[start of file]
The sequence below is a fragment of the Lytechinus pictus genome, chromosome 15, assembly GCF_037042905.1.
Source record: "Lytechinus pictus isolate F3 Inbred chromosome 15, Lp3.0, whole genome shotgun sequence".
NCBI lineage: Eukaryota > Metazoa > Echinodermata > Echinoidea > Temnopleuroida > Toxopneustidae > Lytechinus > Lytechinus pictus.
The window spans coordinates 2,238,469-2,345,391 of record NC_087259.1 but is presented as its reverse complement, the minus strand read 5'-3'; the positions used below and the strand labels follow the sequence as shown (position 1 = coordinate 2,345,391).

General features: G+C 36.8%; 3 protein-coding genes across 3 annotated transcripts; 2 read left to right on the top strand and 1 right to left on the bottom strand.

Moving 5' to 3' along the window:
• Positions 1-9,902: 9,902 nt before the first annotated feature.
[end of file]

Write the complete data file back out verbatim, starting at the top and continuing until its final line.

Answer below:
The sequence below is a fragment of the Lytechinus pictus genome, chromosome 15, assembly GCF_037042905.1.
Source record: "Lytechinus pictus isolate F3 Inbred chromosome 15, Lp3.0, whole genome shotgun sequence".
NCBI lineage: Eukaryota > Metazoa > Echinodermata > Echinoidea > Temnopleuroida > Toxopneustidae > Lytechinus > Lytechinus pictus.
The window spans coordinates 2,238,469-2,345,391 of record NC_087259.1 but is presented as its reverse complement, the minus strand read 5'-3'; the positions used below and the strand labels follow the sequence as shown (position 1 = coordinate 2,345,391).

General features: G+C 36.8%; 3 protein-coding genes across 3 annotated transcripts; 2 read left to right on the top strand and 1 right to left on the bottom strand.

Moving 5' to 3' along the window:
• Positions 1-9,902: 9,902 nt before the first annotated feature.